About four years ago I traveled to Lithuania on business. Being my first trip to Eastern Europe, I didn’t know what to expect. This former Soviet republic has a varied and rich history dating back to the middle ages. Situated as it was between Prussia and Russia; it has seen invasion, annexation and general turmoil over the centuries, with brief periods of independence and relative calm. With the collapse of the Soviet Union in 1991, Lithuania is once again an independent nation with a republican form of government.
It is the largest of the three Baltic countries, the others being Latvia, its immediate neighbor to the north and Estonia, farther north. It is bordered on the east and south by Belarus, on the south by Poland and on the west by Kaliningrad (Russia) and the Baltic Sea.
Vilnius (known as Vilna, when it was occupied by Poland), with a population of around 550,000 is the capital. The next largest city is Kaunas, with a population of about 350,000. After changing planes in Helsinki, I flew into Vilnius where my friend Col picked me up. We drove through the city, farmland and forests for about 90 minutes to Kaunas where our office is located and where I spent the next week.
The first thing that struck me about Kaunas was the architecture, which ranges from what I would call Medieval-Teutonic to Baroque to Late-Soviet Concrete, with a touch of Byzantine thrown in, in the form of St. Michael the Archangel Basilica. These diverse architectural styles reflect Kaunas’ long and varied history.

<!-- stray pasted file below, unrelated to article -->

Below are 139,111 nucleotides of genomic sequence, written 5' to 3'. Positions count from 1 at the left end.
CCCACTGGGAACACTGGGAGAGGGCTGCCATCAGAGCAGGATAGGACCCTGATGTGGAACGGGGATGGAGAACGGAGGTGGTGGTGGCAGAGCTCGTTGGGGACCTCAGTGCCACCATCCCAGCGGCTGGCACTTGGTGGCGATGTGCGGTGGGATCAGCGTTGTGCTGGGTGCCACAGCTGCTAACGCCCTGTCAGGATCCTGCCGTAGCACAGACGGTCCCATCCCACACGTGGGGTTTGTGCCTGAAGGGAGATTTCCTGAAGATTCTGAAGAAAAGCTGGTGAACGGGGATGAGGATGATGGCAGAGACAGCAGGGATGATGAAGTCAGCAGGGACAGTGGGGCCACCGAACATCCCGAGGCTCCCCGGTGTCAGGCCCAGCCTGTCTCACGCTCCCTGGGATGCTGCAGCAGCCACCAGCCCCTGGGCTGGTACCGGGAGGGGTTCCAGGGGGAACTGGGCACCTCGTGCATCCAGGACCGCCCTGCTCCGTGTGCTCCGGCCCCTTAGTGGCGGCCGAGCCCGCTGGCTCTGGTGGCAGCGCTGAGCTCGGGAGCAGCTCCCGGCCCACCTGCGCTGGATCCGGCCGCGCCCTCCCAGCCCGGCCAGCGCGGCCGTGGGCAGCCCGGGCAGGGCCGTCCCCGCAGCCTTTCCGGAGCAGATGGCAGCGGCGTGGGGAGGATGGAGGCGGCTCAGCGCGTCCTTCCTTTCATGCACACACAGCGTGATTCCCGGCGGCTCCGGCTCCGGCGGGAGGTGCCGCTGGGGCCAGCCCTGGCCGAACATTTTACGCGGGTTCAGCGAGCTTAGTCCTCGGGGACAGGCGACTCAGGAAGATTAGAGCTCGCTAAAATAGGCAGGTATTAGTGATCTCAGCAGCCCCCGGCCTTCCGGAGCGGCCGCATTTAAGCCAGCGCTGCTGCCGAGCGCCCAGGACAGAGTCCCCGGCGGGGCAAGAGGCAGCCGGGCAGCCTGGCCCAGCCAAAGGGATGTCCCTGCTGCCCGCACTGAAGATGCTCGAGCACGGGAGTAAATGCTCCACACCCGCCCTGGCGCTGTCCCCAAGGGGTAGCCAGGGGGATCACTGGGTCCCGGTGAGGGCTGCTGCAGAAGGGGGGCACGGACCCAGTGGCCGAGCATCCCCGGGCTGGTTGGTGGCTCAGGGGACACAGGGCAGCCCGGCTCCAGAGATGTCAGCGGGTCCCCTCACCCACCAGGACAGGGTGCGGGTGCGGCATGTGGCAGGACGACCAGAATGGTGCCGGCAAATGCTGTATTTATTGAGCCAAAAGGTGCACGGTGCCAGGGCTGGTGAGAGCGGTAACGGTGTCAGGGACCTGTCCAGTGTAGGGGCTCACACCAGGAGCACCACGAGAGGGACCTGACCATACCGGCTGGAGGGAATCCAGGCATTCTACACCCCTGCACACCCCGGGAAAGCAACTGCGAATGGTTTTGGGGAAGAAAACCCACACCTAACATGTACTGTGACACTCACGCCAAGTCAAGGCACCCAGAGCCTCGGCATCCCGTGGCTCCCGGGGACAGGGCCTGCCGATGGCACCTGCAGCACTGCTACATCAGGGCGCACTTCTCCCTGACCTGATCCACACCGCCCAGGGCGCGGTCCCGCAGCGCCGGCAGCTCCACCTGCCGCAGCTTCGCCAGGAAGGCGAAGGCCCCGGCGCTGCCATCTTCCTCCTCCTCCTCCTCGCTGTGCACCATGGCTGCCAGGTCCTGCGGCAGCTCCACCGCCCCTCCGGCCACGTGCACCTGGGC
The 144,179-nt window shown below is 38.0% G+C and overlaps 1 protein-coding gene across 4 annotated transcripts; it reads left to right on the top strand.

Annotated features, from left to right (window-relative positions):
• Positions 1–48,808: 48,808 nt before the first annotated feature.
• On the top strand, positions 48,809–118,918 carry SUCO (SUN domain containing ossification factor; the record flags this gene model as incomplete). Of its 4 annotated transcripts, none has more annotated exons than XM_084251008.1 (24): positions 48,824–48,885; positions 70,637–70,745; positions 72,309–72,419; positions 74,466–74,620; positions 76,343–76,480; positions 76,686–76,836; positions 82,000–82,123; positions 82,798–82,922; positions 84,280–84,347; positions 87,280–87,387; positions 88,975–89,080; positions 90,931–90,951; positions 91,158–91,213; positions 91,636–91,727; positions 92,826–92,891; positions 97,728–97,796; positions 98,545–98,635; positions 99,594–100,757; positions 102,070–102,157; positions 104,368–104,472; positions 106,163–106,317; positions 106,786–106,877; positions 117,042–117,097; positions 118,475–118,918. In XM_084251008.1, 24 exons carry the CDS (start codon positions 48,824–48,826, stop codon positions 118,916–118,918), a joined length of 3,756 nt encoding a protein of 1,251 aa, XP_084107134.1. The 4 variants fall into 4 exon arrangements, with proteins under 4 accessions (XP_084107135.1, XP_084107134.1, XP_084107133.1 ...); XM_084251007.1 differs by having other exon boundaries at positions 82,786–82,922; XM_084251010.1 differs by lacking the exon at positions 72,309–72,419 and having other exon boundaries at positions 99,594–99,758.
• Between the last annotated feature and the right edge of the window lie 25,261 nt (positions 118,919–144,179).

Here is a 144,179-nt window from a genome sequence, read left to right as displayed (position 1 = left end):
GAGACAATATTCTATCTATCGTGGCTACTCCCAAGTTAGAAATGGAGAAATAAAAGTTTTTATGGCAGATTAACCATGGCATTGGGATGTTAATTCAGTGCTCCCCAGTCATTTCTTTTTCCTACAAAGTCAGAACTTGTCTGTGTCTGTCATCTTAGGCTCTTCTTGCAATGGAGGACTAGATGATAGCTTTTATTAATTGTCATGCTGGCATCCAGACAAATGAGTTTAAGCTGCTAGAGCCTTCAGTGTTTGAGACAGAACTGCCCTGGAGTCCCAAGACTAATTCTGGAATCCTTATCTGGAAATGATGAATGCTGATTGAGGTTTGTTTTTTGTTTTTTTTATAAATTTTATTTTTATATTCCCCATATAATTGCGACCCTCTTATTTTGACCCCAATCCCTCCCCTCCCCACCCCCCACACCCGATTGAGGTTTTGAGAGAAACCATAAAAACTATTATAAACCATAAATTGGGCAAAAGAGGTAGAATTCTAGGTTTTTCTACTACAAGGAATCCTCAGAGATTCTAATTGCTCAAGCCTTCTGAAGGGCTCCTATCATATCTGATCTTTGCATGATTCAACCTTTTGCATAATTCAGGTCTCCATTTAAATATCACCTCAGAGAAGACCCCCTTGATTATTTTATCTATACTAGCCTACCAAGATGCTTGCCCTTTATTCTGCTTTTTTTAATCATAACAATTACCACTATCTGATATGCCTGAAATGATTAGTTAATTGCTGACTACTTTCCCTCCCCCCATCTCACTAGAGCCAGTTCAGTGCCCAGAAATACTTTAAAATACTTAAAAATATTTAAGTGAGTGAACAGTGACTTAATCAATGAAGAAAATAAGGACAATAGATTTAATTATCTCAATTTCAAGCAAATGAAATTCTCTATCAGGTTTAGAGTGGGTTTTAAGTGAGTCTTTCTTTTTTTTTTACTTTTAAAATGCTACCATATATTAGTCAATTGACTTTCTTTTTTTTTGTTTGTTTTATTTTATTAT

A fascinating aspect of the city is its main avenue, Laisvès, which is a pedestrian mall that connects Old Town with New Town. It is lined with shops and restaurants, many of which offer outdoor seating for the great sport of people watching.
The food in Lithuania is both foreign and familiar, given its long historical relationship with Poland, Russia and Germany I recognized many of the dishes, with quite a few unique ones mixed in, such as Cepelinas, so-called because the resemble zeppelins, although these bombs are anything but lighter than air! Made with grated potatoes and meat, and served with sour cream, you won’t need to eat again for 24 hours.
The Lithuanian dish that I enjoyed the most was a cold borscht soup known as Saltibarsciai (sal-ta-bar-shy). Arriving in Kaunas midday, Col, Patrick, Serge and I went to lunch at their favorite restaurant across the street from the office. We sat in the sunny courtyard and I ordered something off the menu which seemed familiar to me, but whatever it was, it was forgettable. However, the cognoscenti: Col & Pat, both Americans living in Kaunas for the past year, and Serge, a Lithuanian national, ordered the Saltibarsciai.
I was struck by its beautiful purple hue, which in the bright sunlight of a Kaunas afternoon took on the color of a field of lavender. The next day, already feeling like a native, I too ordered the Saltibarsciai, and had it for lunch or as a first course for dinner, practically the entire week. Returning home I emailed Serge for his recipe and here it is, Saltibarsciai a la Serge.
As one of our readers wrote, he loves beets, because they taste like dirt. Although that is not an analogy I would use, I am sure that this Saltibarsciai will appeal to his taste buds. I hope that you try it and enjoy it as much as I.